Energy crisis: 5 African countries suffocating with power crisis

Source The Ghana Report

Despite Africa’s great achievements in the economic sector, many countries within the continent are perplexed by a severe energy crisis.

The dire situation, which has become one of the major issues in media discourse across Africa is affecting education, businesses, and livelihood.

A moment like this overshadows the success of African countries and calls for the need to invest in solar, wind, and thermal power, improving energy productivity, and ensuring energy for all by 2030 as the Sustainable Development Goal Seven indicates.

A search by The Ghana Report on different media outlets brings to light some African countries that for some time now have been facing severe power crises. Affected citizens are calling out for a load-shedding timetable to serve as a guide to plan for their daily activities.

  • Ghana

Ghana is one of the African countries currently facing a serious crisis. For several months, Ghanaians have been experiencing unstable power supply in various parts of the country.

As a result, many citizens called on the Electricity Company of Ghana to release a load-shedding timetable to enable them to plan for their daily activities.

However, the management of ECG dismissed the calls for a load-shedding timetable, citing that Ghana’s current power crisis is a mere challenge that will be fixed with time.

Recently, the Ghana Grid Company Limited (GRIDCo) reported the  Electricity Company of Ghana (ECG) to Ghana’s Energy Minister Dr. Mathew Opoku Prempeh for failing to issue a load-shedding timetable for customers during the ongoing power outages.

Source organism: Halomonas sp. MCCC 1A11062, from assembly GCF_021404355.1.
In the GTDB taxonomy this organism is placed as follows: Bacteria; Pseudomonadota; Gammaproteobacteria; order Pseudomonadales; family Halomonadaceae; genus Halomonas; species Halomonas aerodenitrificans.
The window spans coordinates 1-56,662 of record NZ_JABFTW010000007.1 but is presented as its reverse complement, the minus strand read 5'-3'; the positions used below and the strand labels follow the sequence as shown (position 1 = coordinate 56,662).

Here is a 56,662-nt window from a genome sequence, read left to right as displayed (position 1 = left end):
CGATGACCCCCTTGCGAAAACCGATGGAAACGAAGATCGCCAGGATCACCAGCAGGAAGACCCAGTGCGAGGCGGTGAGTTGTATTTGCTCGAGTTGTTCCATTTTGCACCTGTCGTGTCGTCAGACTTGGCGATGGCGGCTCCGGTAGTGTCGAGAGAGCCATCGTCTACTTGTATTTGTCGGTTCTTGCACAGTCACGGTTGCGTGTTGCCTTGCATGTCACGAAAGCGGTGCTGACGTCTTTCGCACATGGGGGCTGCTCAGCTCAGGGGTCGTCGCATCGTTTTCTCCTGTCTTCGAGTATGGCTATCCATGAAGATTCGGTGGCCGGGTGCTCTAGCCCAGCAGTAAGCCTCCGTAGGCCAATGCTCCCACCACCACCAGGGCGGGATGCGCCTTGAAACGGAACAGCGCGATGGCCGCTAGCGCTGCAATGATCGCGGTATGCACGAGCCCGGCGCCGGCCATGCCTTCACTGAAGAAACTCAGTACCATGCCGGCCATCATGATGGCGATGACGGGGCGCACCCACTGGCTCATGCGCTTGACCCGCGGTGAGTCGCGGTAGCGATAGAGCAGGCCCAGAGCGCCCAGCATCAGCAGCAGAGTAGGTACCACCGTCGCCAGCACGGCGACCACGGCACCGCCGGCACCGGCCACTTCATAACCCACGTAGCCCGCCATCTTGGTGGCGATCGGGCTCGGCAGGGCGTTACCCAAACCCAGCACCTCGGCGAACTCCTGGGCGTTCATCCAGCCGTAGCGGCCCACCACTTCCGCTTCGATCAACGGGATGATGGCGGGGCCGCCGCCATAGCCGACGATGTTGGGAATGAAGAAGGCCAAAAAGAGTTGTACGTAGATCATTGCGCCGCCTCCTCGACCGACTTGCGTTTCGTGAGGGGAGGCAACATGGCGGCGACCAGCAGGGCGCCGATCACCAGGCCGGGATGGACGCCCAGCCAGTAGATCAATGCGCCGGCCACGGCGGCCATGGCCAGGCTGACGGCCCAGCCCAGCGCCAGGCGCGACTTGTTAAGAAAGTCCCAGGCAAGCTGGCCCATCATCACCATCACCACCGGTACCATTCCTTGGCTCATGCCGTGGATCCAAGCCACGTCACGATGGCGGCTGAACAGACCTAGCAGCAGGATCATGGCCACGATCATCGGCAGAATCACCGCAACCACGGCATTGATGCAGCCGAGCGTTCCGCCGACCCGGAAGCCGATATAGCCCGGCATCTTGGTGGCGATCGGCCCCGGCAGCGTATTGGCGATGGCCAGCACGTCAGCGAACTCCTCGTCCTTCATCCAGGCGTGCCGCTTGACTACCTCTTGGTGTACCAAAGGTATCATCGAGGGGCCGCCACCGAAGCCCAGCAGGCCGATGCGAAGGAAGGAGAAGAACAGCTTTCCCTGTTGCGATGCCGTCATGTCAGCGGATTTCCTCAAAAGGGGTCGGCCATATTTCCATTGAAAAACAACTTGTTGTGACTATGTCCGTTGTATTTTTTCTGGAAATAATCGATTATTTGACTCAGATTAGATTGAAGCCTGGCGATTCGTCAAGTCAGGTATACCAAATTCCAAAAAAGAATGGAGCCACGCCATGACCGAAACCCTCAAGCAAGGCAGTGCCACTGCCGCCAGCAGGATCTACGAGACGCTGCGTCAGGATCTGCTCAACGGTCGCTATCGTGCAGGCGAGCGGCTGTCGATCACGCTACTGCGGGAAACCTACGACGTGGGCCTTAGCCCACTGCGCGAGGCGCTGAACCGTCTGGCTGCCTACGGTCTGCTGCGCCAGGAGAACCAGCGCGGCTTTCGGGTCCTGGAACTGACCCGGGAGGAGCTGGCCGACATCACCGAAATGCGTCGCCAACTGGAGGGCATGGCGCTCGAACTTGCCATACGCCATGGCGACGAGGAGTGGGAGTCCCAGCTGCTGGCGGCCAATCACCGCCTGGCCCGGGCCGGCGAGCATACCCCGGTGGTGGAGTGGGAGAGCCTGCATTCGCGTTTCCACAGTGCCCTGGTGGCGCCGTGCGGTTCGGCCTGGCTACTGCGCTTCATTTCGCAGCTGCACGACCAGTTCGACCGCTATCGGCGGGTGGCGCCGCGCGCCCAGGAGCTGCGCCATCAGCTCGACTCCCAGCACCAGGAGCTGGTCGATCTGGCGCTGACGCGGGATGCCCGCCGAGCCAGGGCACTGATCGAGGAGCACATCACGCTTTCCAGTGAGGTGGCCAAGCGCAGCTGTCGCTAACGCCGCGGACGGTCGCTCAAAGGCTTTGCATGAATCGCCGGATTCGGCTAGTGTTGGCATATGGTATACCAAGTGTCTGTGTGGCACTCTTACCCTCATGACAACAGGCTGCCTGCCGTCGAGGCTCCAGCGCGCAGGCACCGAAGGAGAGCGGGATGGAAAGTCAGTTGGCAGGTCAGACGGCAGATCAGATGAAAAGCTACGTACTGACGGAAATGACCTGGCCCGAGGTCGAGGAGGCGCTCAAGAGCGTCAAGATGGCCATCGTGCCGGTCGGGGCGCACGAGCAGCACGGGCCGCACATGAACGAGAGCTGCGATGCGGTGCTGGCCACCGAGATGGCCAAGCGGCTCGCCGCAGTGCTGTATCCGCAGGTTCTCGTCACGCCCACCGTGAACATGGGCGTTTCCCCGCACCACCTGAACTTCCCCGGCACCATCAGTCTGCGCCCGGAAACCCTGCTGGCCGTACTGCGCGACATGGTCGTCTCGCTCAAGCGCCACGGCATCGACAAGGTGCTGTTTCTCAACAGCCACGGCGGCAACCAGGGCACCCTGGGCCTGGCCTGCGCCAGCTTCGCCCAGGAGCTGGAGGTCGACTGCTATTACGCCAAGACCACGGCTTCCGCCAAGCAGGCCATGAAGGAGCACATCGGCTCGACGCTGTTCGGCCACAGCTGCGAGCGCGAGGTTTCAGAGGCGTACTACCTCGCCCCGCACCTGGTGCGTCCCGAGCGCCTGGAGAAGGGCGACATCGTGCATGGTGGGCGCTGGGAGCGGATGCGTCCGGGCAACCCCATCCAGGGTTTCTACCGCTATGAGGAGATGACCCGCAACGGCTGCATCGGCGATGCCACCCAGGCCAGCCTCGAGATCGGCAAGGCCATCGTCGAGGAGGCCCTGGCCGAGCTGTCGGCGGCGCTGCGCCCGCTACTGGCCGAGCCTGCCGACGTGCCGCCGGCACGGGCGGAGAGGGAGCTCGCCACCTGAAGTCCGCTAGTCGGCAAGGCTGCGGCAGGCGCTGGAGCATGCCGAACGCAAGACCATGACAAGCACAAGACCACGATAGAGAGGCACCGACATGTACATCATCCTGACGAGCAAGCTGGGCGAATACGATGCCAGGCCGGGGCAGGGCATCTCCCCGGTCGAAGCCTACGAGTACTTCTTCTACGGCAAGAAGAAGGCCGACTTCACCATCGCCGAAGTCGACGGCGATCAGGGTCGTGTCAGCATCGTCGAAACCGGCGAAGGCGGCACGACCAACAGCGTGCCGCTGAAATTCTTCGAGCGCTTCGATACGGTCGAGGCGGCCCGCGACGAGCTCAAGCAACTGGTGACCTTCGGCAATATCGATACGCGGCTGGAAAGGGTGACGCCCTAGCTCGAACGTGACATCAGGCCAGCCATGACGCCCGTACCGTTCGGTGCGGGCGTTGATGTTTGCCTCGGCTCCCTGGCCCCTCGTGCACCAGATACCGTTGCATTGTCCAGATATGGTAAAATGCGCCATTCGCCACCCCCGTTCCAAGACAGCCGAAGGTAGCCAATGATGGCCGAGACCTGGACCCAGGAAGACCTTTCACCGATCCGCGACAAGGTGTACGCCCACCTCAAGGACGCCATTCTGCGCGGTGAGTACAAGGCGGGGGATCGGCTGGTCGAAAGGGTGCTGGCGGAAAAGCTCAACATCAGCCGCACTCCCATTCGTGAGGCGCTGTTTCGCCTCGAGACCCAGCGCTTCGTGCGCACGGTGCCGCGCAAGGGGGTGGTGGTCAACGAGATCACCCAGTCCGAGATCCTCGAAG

READ ALSO: ACEP Condemns GRIDCo Over ‘Dumsor’ Silence

Consequently, the Minority in Parliament, Civil Society Organisations (CSOs), and Energy Sector Players called for an ECG load-shedding timetable to help citizens plan their daily activities.

There has been an ongoing dispute between ECG and GRIDCo regarding the power outages.

In the petition submitted to the Minister on Thursday, March 28, GRIDCo said that the National System Control Centre (NSCC) has requested ECG to provide a timetable due to the unavailability of the maximum grid capacity and warns that ECG’s reluctance to comply with this request poses a significant risk to the stability of the national grid.

GRIDCo highlighted the potential consequences of ECG’s actions, warning of possible disruptions in power supply.

Meanwhile, the Public Utilities Regulatory Commission (PURC) has taken the bold step to also fine the board members of the Electricity Company of Ghana (ECG) who served in office from January 1 to March 18, 2024, GH¢5, 868,000.00 for failing to publish statutory notice of planned outages.

The board includes the ECG MD, Samuel Mahama Dubik, Keli Gadzekpo, who resigned as board chairman three weeks ago, Frank Annor Dompreh, and five others.

  • Nigeria

Nigeria is another African country that cannot be excluded in terms of power crisis. For some time now, parts of the states in the country have been facing power inconsistency.

The Enugu Electricity Distribution Company Plc, EEDC, on Monday, April 15, 2024, for instance, stated customers of a total system collapse, causing a blackout in the entire Southeast.

“This resulted in the loss of supply to all our interface TCN stations. Consequently, we were unable to provide service to our customers in Abia, Anambra, Ebonyi, Enugu, and Imo States.

“However, the situation is gradually being resolved as we received supplies at Awada TCN station, Onitsha, at 7:30 am.

“We are in constant communication with the relevant authorities awaiting the full restoration of supply by the National Control Centre, NCC, Oshogbo” the statement issued by the Head of Corporate Communications at the EEDC, Emeka Eze noted.

The country is likely to face a more serious energy crisis due to a recently approved electricity tariff hike.

In the latest development, the National Union of Electricity Employees (NUEE) has threatened to withdraw services unless the Federal government reverses the recently approved electricity tariff hike.